Canada falls to U.S. in women's hockey Rivalry Series opener
International rivals hope to spark public interest in potential new pro league
The United States' women's hockey beat team Canada 4-1 on Saturday night, with players hoping the first in a series of five games between the international rivals will help kindle the public's interest in both their sport and their fight off the ice for better professional opportunities.
More than 7,000 fans showed up for the international competition, which comes after more than 200 members of what has since become the Professional Women's Hockey Players' Association announced in May they would not play professionally in North America during the 2019-2020 season.
"I think it's important for people to watch us play and see the level of talent and entertainment that's out there," Kessel said. "It's getting that understanding that we need to help get us a place to play year-round so that people can see us more than five times a year."
WATCH | U.S. tops Canada in Rivalry Series opener:
The women are seeking a professional league that provides a living wage, health insurance, infrastructure and support for training. The Canadian Women's Hockey League shut down in the spring after 12 years of operation, leaving only the five-team National Women's Hockey League, where most players make less than $10,000 a season.
Lack of consistent competition
"The product is there," Kessel said. "The people to watch it are there. We just need a structure set in place."
Sarah Nurse, a forward for Team Canada, whose cousin Kia Nurse plays for New York in the WNBA, said players are hoping to get support from the NHL, which has, so far, expressed little interest in investing in a women's league.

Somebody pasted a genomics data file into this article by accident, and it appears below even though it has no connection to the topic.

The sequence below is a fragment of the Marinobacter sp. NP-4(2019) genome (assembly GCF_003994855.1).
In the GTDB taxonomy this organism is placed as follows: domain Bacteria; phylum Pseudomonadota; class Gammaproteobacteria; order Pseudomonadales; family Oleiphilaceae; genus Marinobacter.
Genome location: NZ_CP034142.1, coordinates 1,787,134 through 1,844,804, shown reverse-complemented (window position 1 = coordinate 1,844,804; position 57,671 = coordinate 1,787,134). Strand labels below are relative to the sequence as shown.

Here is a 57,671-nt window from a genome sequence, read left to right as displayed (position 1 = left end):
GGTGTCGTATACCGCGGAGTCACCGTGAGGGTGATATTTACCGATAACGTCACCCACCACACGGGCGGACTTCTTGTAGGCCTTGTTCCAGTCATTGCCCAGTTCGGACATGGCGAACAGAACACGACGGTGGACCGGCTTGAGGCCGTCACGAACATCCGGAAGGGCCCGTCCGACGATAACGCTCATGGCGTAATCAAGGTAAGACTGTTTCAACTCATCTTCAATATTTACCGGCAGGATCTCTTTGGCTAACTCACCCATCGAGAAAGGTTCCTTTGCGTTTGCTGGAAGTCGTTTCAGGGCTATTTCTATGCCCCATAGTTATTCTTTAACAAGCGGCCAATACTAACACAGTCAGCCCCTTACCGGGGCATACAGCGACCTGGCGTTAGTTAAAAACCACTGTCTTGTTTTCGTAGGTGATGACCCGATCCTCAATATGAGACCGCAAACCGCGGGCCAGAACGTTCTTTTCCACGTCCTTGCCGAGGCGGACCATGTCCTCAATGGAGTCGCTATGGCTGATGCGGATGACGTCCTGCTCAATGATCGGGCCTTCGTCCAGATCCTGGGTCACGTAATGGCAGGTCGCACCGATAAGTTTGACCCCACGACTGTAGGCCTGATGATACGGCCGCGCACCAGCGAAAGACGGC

"We can look at [the WNBA] and see that women's sports have value and they have a place in this world," said Nurse, who made $2,000 last season playing in the CWHL. "That is definitely a model that we look to."
Without a viable pro league, players who are out of college have been training on their own at random rinks across North America in between gatherings of the national teams or training sessions and exhibitions sponsored by the players association.
Canada won two of those over the U.S. in Pittsburgh last month.
But the lack of consistent competition can stunt the players' development, especially when it comes to be being prepared for world and Olympic competitions, the players said.
Paving way for future generations
"It's very unfortunate," Nurse said. "Games are when we truly get better and test out our skills, so it's unfortunate that we don't have more games to play."
Cayla Barnes, who plays defence for the U.S. team and Boston College, said she and the other college players on the national teams understand what is going on and appreciate what the older players are doing.
"They are putting so much on the line for the younger generations," she said. "Not just for us college kids who are coming up, but for U-8, U-10 girls who are coming up so they have opportunities later on. So I think all of us who are younger are trying to support them in whatever way we can."
Hundreds of girls wearing their youth hockey jerseys attended the game, chanting "U-S-A" as the final seconds ticked off the clock.
"I want to be like them, like in the Olympics when I get older," said 14-year-old Leila Espirito Santo, of Glastonbury "I started playing when I was in fourth grade and I wasn't the best, but watching them play made me want to be better. It showed me I could do it."
The teams will meet again on Tuesday in Moncton, N.B. Other games part of the 2019-20 Rivalry Series are slated for Feb. 3 and Feb. 5 in Vancouver and Feb. 8 in Anaheim, Calif.